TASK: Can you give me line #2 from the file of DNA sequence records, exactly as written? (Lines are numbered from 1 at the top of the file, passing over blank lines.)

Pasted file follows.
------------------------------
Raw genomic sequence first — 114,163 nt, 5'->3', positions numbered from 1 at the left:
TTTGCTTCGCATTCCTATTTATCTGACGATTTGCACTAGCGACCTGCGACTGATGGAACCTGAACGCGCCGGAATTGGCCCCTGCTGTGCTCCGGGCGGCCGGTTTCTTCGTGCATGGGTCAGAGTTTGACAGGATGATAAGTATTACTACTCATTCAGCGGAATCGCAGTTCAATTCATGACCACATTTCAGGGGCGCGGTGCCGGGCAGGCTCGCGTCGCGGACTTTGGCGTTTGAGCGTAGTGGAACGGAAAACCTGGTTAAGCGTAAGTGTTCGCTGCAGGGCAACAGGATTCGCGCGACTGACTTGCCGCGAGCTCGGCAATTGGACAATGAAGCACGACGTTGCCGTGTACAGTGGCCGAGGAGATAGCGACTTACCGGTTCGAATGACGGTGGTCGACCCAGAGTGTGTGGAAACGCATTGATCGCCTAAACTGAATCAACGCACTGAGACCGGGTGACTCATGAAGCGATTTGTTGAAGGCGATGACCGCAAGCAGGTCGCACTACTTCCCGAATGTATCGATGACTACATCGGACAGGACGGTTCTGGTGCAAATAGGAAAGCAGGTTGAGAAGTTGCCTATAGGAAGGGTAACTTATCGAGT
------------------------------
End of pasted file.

TTTGCTTCGCATTCCTATTTATCTGACGATTTGCACTAGCGACCTGCGACTGATGGAACCTGAACGCGCCGGAATTGGCCCCTGCTGTGCTCCGGGCGGCCGGTTTCTTCGTGCATGGGTCAGAGTTTGACAGGATGATAAGTATTACTACTCATTCAGCGGAATCGCAGTTCAATTCATGACCACATTTCAGGGGCGCGGTGCCGGGCAGGCTCGCGTCGCGGACTTTGGCGTTTGAGCGTAGTGGAACGGAAAACCTGGTTAAGCGTAAGTGTTCGCTGCAGGGCAACAGGATTCGCGCGACTGACTTGCCGCGAGCTCGGCAATTGGACAATGAAGCACGACGTTGCCGTGTACAGTGGCCGAGGAGATAGCGACTTACCGGTTCGAATGACGGTGGTCGACCCAGAGTGTGTGGAAACGCATTGATCGCCTAAACTGAATCAACGCACTGAGACCGGGTGACTCATGAAGCGATTTGTTGAAGGCGATGACCGCAAGCAGGTCGCACTACTTCCCGAATGTATCGATGACTACATCGGACAGGACGGTTCTGGTGCAAATAGGAAAGCAGGTTGAGAAGTTGCCTATAGGAAGGGTAACTTATCGAGT